Structure of the Golgi Apparatus in S. cerevisiae

The budding yeast Saccharomyces cerevisae deserves special mention because it has become an important system for studying the secretory pathway and it was originally thought to be an exception to the rule that all eukaryotes have a Golgi apparatus. This is because stacked cisternae are rarely seen in S. cerevisiae. Instead, the Golgi cisternae are dispersed throughout the cytoplasm and are primarily disk-like or tubular networks.36,37 By staining cells with reduced osmium and viewing thick sections, these small tubular networks were found throughout the cells and were considered to correspond to Golgi structures.37 The tubules form a meshwork with dilated nodules at the intersections that appear to concentrate secretory cargo and give rise to secretory vesicles (˜100 nm vesicles). These structures disappear in mutants that block protein transport from the ER to the Golgi apparatus,37 and expand into structures more similar to mammalian cisternae (Berkeley bodies) in mutants that block protein exit from the Golgi apparatus.38 Protein transport and modification studies indicate that yeast have functionally distinct cis, medial, trans and TGN compartments, just as in other cell types.39,40 These studies used a temperature-sensitive sec18 (NSF) mutant to define the steps in glycoprotein maturation requiring vesicle-mediated protein transport (Fig. 4) and strongly argue that multiple SNARE-dependent membrane fusion events are required for intra-Golgi transport. Immunofluorescent localization of Golgi markers suggests that there are approximately 5-10 cisternae for each functionally distinct compartment.41-43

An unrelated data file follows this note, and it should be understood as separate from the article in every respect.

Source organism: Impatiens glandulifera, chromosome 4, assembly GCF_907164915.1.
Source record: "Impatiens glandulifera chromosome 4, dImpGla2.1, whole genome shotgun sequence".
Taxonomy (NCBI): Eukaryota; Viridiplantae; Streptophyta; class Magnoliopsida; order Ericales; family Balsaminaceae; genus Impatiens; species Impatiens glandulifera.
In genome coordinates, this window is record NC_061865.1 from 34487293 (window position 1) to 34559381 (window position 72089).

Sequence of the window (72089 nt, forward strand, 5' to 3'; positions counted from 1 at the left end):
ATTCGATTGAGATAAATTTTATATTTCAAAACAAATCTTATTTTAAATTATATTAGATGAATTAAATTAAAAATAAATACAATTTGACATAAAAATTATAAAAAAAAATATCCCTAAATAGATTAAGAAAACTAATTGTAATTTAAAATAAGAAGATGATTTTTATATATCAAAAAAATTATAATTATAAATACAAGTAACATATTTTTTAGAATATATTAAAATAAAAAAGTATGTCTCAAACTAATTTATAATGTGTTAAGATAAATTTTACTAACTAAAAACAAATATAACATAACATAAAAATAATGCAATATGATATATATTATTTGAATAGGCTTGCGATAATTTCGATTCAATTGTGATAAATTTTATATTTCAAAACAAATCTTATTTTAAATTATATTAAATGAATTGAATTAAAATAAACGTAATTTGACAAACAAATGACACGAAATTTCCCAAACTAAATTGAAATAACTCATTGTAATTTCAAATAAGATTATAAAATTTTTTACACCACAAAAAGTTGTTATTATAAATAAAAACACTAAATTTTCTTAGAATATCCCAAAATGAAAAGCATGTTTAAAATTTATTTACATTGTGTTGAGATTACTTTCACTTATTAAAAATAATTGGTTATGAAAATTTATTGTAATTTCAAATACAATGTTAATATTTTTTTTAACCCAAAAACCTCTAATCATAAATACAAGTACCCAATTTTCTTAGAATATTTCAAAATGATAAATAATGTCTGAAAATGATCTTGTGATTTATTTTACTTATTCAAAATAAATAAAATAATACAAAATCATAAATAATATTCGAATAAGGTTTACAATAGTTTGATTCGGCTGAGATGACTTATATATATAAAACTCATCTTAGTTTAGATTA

Figure 4. Compartmental organization of glycoprotein maturation events in the yeast and mammalian Golgi.

Figure 4

Compartmental organization of glycoprotein maturation events in the yeast and mammalian Golgi. Yeast produce “extremely high mannose” (left) and “high mannose” (right) N-glycans. Mammals produce high mannose N-glycans bearing (more...)

Protein Composition of the Golgi Apparatus

The three primary functions of the Golgi apparatus are the transport, sorting and modification of both protein and lipid, and the protein composition of the organelle reflects these functions. It is estimated that up to 1000 proteins make up the mammalian Golgi apparatus, and about 200 of these have been identified so far.44 With the development of high-throughput tandem mass spectrometry (MS) and the increasing availability of full genome sequences, subcellular proteomics has allowed more and more Golgi components to be identified.45,46 These include proteins required for: 1) glycosylation of proteins and lipids; 2) proteolytic processing of hormones and neuropeptides; 3) protein transport and sorting; 4) lipid synthesis and modification; 5) translocation of ions, heavy metals or lipids across the membrane; 6) the structure or inheritance of the Golgi apparatus (Golgi matrix proteins); and 7) cytoskeleton association and regulation. Table 1 provides examples of membrane proteins found associated with the mammalian and yeast Golgi apparatus that often serve as markers for this organelle.

Table 1. Membrane proteins of the mammalian and yeast Golgi apparatus.

Table 1

Membrane proteins of the mammalian and yeast Golgi apparatus.

Posttranslational Modifications Catalyzed within the Golgi Apparatus

Production of Glycoconjugates

The Golgi apparatus is an assembly line for the production of glycoconjugates through the sequential action of glycosyltransferases that add a diverse set of carbohydrates to both proteins and lipids. These glycoconjugates are important for many biological and disease processes, and play a critical role in self-nonself recognition, both across and within species.47 For example, host-pathogen interactions are often mediated through binding to specific carbohydrates. In addition, glycoconjugates are a major component of sperm-egg recognition and help prevent cross-species fertilization. Glycoconjugates are also major transplant antigens with the ABO blood system being the best-known example. In fact, transgenic pigs are being developed that express human Golgi glycosyltransferases with the goal of harvesting pig organs for transplantation that will not be rejected by the human immune system.48,49